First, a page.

I was a first generation college student. Not only had my parents not gone to college, but nobody else in my family had gone to college either. I was the first.
I never thought it was a big deal. My parents and everybody else around me made it very clear that college was just what came after high school, just like middle school came after elementary school. When I went to college, I didn’t say anything about it because I thought there were others like me. But no, the second I started having trouble at Undergrad U, suddenly it was a BIG DEAL that I was a first generation student.
The counseling center enrolled me in a special program for first generation students. The program offered a lot of services (free tutoring, special sessions with financial aid, pamphlets to send home to parents) that I’m SURE helped other students, but they weren’t of any use to me. I was a white girl raised in an affluent area. Probably the most awkward moment was when I was sitting in a session about diversity…as the only white girl. Everybody kept staring at me like I didn’t belong in the program, like I was some sort of spy for the non-first generation students. Shortly after that I just stopped going to anything the program had to offer.
It wasn’t until I was in graduate school that I learned more about first generation students any why they need more support than non-first generation students. It was also during grad school that I felt like some sort of zoo animal. I was the only first generation student in my class and everybody kept asking me all sorts of questions. The one I hated the most? “What’s it like to be a first generation student?” “Oh I don’t know…what’s it like to not?”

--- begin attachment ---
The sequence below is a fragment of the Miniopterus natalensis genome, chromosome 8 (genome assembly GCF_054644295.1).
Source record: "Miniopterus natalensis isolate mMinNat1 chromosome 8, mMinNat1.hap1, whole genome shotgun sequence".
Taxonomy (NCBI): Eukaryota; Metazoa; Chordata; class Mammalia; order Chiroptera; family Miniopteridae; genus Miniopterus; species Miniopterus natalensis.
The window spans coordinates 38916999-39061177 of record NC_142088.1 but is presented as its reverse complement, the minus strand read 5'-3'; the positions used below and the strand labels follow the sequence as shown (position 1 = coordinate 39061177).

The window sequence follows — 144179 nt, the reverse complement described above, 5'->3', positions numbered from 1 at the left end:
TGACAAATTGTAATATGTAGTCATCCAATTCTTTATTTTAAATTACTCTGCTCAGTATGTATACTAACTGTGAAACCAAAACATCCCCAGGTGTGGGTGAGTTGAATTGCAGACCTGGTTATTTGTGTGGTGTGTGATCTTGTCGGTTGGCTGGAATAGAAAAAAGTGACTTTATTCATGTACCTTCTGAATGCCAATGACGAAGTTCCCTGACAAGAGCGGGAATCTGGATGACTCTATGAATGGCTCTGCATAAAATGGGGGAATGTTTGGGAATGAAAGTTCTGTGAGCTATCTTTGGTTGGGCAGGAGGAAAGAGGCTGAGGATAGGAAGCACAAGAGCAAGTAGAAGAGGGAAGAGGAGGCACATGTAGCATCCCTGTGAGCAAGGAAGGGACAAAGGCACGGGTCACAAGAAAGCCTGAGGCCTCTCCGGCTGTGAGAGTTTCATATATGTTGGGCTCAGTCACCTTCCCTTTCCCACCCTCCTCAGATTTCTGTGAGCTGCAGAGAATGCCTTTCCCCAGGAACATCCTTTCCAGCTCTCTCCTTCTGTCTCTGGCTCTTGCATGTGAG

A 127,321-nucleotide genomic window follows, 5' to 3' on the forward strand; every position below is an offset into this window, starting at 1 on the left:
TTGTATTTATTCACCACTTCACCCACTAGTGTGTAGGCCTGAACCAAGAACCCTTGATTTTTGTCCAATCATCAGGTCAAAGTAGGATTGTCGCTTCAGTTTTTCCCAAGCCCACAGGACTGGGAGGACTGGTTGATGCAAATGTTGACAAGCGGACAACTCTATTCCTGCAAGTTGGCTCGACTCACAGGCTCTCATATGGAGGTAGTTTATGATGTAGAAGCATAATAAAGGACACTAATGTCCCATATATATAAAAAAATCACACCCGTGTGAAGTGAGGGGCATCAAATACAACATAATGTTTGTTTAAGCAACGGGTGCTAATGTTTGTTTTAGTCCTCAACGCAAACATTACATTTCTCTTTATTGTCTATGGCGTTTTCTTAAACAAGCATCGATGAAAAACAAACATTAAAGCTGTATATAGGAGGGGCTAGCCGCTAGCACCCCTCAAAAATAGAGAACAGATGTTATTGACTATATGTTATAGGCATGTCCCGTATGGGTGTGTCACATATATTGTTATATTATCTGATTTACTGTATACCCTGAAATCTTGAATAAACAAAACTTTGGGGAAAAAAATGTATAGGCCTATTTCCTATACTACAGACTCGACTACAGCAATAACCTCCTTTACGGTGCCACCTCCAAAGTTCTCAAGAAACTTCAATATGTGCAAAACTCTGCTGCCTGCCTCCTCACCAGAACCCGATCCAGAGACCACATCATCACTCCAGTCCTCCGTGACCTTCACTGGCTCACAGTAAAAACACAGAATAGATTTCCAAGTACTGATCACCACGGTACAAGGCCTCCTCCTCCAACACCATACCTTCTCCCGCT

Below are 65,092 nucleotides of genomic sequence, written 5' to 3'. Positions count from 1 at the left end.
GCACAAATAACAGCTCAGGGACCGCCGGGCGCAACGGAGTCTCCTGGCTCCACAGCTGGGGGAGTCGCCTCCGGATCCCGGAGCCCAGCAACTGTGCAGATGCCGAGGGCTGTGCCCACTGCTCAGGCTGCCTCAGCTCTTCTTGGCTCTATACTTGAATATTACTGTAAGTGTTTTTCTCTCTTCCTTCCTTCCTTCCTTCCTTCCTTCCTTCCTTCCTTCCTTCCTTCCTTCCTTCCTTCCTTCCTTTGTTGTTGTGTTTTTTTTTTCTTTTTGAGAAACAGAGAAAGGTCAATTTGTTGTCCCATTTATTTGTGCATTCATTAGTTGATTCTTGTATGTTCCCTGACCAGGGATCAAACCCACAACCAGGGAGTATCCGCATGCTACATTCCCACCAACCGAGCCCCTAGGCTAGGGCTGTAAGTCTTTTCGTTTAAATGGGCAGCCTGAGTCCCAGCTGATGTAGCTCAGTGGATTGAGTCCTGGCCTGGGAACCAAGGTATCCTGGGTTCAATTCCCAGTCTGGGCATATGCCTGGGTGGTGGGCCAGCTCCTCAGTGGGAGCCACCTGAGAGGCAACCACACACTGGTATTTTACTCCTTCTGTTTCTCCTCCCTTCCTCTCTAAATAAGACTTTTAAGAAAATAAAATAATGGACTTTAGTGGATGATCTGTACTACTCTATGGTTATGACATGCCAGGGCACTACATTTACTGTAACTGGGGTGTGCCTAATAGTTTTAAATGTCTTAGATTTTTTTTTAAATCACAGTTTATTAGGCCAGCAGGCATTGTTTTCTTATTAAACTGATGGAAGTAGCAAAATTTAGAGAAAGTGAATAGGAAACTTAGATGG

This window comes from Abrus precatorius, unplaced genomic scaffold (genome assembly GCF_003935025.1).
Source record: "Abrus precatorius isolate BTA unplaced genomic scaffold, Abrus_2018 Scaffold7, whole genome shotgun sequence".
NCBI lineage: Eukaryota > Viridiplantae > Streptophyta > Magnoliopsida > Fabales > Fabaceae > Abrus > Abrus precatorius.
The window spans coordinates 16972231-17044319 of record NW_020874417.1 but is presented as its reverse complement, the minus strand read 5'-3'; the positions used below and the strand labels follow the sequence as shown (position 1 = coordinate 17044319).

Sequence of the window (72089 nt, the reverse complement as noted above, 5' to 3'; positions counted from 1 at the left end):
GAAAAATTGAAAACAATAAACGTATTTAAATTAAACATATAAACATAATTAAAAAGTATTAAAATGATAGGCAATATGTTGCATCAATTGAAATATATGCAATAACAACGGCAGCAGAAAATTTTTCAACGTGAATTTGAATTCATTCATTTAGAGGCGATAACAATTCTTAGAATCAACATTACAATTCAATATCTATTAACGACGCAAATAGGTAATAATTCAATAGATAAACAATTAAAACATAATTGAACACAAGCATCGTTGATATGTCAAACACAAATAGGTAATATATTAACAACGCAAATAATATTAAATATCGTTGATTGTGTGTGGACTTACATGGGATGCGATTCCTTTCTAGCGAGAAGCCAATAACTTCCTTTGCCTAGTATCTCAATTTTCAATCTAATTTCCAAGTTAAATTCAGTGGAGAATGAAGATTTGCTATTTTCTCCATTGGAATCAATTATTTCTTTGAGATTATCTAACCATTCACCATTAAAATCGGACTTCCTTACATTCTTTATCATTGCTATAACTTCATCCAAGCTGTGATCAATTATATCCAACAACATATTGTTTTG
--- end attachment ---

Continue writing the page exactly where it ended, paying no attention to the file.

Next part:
One time I brought up this issue with my mom and she got mad. She also didn’t think it was a big deal. I told her that I didn’t think it was a big deal either and thought that was going to be that but it seems once every few months she brings it up again except she turns me into the bad person. Basically she thinks that by my bringing that topic up, I feel that my parents disadvantaged me by not going to college. Um. No. That’s not why I brought it up, I brought it up because it was something that came up in class.
Just like anything else, you can’t make assumptions based on a certain status. Helping first generation students IS important, but you have to find out more information about each student’s situation before helping them. If the counseling center or even the program coordinator would have talked to me, they could have directed me to workshops that did apply to me.
What are some program your institution has in place for first generation students? What are some of the challenges you face in your department when working with first generation students?